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Old 10-28-2007, 06:01 AM   #1
uncle-c
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Cloning a partition using DD. Some advice / suggestions needed.


Hi there,
I have a perfectly running Ubuntu distro on an old PC and I would basically like to kill two birds with one stone. One to get to know the workings of the DD command to back up a bootable partition, and two to re-assure myself that if the Ununtu partition was to be corrupted I could easily restore the entire partition from a backup copy.

Here are some details. I have 2 HDs on my Ubuntu box. First HD is entirely for the Ubuntu distro. The second HD has two fat32 partitions. One has some data on it and the other is totally free. It is on the "free" partition onto which I would like to keep a clone of the Ubuntu partition. Could the clone be in the form of one file, say "backup.xxx ?" Now, would I have to convert the free partition from fat32 to ext2/3 in order for the cloning to work or can it remain as fat32 ? Also once the Ubuntu has been backed up to the spare drive, would reformatting the Ubuntu drive to an empty ext2/3 with the help of a live CD , and using dd to copy the backup to its original Ubuntu ( now empty) partition leave the system back in its original working state and with no noticeable changes or alterations ?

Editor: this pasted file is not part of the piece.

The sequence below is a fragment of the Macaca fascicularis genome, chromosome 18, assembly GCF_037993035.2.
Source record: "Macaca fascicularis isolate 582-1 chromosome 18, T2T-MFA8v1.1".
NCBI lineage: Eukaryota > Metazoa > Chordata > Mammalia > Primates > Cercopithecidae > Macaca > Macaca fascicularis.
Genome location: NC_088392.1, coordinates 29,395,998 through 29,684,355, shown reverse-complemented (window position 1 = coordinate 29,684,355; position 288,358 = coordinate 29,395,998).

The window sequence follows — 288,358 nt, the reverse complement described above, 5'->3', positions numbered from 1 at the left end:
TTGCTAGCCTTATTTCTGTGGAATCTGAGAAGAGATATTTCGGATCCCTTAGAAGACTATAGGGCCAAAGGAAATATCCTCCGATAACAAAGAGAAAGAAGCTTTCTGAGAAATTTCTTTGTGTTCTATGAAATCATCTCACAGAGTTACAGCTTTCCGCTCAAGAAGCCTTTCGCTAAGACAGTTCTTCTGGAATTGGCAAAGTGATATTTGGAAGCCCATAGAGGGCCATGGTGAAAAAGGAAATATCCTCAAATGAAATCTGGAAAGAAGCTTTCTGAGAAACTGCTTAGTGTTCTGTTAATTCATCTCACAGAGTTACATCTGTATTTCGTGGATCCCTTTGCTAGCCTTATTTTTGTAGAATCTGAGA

The object of the exercise, being able to backup and then restore a working Linux, using dd, and with the minimum amount of fuss.
Any advice , suggestions and tips using this method would be most useful.
The tutorial on DD by Awesome is very good but I would appreciate suggestions and real world examples from people who use dd to clone / restore partitions on a regular basis.
(It is a wet and windy Sunday here so the perfect opportunity to stay in and tinker with a linux box !!!)

Thanks very much and all good wishes,

Uncle.

Last edited by uncle-c; 10-28-2007 at 07:28 AM. Reason: additional point added
 
Old 10-28-2007, 01:14 PM   #2
complich8
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Assuming your dd image is smaller than the max filesize of the hard drive, you could dump out to it and have no big issues. But fat32 has a 4gb filesize limit, and that's somewhat tighter than I'd want for a functioning desktop.

Also be aware that you may have a separate partition for /boot, which would be important to grab. And you also might want to include your MBR in the list of things you're imaging.

Personally, I'd recommend you look into Clonezilla, 'cause it's neat.
 
  


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